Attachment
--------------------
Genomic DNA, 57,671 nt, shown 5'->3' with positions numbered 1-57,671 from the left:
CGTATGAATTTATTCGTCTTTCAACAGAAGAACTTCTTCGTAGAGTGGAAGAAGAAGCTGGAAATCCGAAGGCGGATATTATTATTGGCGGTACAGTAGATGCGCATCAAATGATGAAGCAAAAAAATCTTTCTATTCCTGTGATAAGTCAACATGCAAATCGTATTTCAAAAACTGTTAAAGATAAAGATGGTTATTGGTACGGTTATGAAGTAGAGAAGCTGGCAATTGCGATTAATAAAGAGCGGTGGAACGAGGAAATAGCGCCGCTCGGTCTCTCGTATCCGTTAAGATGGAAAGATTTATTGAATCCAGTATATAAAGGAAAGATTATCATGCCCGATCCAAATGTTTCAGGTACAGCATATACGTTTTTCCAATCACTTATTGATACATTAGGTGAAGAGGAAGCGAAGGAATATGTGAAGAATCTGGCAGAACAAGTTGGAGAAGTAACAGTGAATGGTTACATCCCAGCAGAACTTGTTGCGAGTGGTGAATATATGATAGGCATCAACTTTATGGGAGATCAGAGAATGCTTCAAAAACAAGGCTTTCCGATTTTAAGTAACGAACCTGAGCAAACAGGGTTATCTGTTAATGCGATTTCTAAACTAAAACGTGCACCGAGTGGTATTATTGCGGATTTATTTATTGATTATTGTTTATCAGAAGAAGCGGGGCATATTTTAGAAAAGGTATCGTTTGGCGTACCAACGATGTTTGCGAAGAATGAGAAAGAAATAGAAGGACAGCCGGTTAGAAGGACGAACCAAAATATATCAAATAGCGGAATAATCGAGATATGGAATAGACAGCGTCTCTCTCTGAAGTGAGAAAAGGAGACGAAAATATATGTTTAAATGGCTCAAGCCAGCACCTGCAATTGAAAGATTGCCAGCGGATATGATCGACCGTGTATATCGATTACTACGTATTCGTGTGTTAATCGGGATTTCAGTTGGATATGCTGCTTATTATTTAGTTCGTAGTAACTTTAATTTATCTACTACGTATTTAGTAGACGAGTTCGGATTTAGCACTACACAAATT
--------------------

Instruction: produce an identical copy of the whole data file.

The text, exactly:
Genomic DNA, 57,671 nt, shown 5'->3' with positions numbered 1-57,671 from the left:
CGTATGAATTTATTCGTCTTTCAACAGAAGAACTTCTTCGTAGAGTGGAAGAAGAAGCTGGAAATCCGAAGGCGGATATTATTATTGGCGGTACAGTAGATGCGCATCAAATGATGAAGCAAAAAAATCTTTCTATTCCTGTGATAAGTCAACATGCAAATCGTATTTCAAAAACTGTTAAAGATAAAGATGGTTATTGGTACGGTTATGAAGTAGAGAAGCTGGCAATTGCGATTAATAAAGAGCGGTGGAACGAGGAAATAGCGCCGCTCGGTCTCTCGTATCCGTTAAGATGGAAAGATTTATTGAATCCAGTATATAAAGGAAAGATTATCATGCCCGATCCAAATGTTTCAGGTACAGCATATACGTTTTTCCAATCACTTATTGATACATTAGGTGAAGAGGAAGCGAAGGAATATGTGAAGAATCTGGCAGAACAAGTTGGAGAAGTAACAGTGAATGGTTACATCCCAGCAGAACTTGTTGCGAGTGGTGAATATATGATAGGCATCAACTTTATGGGAGATCAGAGAATGCTTCAAAAACAAGGCTTTCCGATTTTAAGTAACGAACCTGAGCAAACAGGGTTATCTGTTAATGCGATTTCTAAACTAAAACGTGCACCGAGTGGTATTATTGCGGATTTATTTATTGATTATTGTTTATCAGAAGAAGCGGGGCATATTTTAGAAAAGGTATCGTTTGGCGTACCAACGATGTTTGCGAAGAATGAGAAAGAAATAGAAGGACAGCCGGTTAGAAGGACGAACCAAAATATATCAAATAGCGGAATAATCGAGATATGGAATAGACAGCGTCTCTCTCTGAAGTGAGAAAAGGAGACGAAAATATATGTTTAAATGGCTCAAGCCAGCACCTGCAATTGAAAGATTGCCAGCGGATATGATCGACCGTGTATATCGATTACTACGTATTCGTGTGTTAATCGGGATTTCAGTTGGATATGCTGCTTATTATTTAGTTCGTAGTAACTTTAATTTATCTACTACGTATTTAGTAGACGAGTTCGGATTTAGCACTACACAAATT